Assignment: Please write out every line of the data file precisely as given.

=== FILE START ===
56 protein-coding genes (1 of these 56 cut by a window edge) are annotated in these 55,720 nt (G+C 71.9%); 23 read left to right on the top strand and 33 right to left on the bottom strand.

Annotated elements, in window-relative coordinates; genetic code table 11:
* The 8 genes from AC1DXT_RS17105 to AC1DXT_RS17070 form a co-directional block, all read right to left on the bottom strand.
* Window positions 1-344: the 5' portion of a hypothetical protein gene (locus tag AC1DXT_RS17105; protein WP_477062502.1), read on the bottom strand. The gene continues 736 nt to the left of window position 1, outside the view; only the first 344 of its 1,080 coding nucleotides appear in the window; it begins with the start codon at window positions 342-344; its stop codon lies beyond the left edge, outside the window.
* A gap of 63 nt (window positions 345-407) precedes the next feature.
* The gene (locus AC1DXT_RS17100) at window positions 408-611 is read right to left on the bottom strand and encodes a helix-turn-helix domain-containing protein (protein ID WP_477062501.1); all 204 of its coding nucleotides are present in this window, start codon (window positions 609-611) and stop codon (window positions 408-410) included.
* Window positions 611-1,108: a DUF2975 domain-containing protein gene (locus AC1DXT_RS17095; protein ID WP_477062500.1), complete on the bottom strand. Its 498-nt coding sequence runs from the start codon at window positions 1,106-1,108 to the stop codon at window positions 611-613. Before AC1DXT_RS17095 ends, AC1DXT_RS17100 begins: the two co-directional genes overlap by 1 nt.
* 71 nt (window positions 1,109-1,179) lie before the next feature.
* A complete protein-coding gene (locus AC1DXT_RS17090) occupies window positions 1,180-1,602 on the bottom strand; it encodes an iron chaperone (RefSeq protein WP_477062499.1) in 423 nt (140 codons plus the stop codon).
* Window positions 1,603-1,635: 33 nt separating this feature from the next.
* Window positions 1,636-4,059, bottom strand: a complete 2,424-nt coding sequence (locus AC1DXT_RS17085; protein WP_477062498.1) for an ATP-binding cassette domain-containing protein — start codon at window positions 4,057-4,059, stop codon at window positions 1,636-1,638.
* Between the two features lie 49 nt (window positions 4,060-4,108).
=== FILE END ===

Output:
56 protein-coding genes (1 of these 56 cut by a window edge) are annotated in these 55,720 nt (G+C 71.9%); 23 read left to right on the top strand and 33 right to left on the bottom strand.

Annotated elements, in window-relative coordinates; genetic code table 11:
* The 8 genes from AC1DXT_RS17105 to AC1DXT_RS17070 form a co-directional block, all read right to left on the bottom strand.
* Window positions 1-344: the 5' portion of a hypothetical protein gene (locus tag AC1DXT_RS17105; protein WP_477062502.1), read on the bottom strand. The gene continues 736 nt to the left of window position 1, outside the view; only the first 344 of its 1,080 coding nucleotides appear in the window; it begins with the start codon at window positions 342-344; its stop codon lies beyond the left edge, outside the window.
* A gap of 63 nt (window positions 345-407) precedes the next feature.
* The gene (locus AC1DXT_RS17100) at window positions 408-611 is read right to left on the bottom strand and encodes a helix-turn-helix domain-containing protein (protein ID WP_477062501.1); all 204 of its coding nucleotides are present in this window, start codon (window positions 609-611) and stop codon (window positions 408-410) included.
* Window positions 611-1,108: a DUF2975 domain-containing protein gene (locus AC1DXT_RS17095; protein ID WP_477062500.1), complete on the bottom strand. Its 498-nt coding sequence runs from the start codon at window positions 1,106-1,108 to the stop codon at window positions 611-613. Before AC1DXT_RS17095 ends, AC1DXT_RS17100 begins: the two co-directional genes overlap by 1 nt.
* 71 nt (window positions 1,109-1,179) lie before the next feature.
* A complete protein-coding gene (locus AC1DXT_RS17090) occupies window positions 1,180-1,602 on the bottom strand; it encodes an iron chaperone (RefSeq protein WP_477062499.1) in 423 nt (140 codons plus the stop codon).
* Window positions 1,603-1,635: 33 nt separating this feature from the next.
* Window positions 1,636-4,059, bottom strand: a complete 2,424-nt coding sequence (locus AC1DXT_RS17085; protein WP_477062498.1) for an ATP-binding cassette domain-containing protein — start codon at window positions 4,057-4,059, stop codon at window positions 1,636-1,638.
* Between the two features lie 49 nt (window positions 4,060-4,108).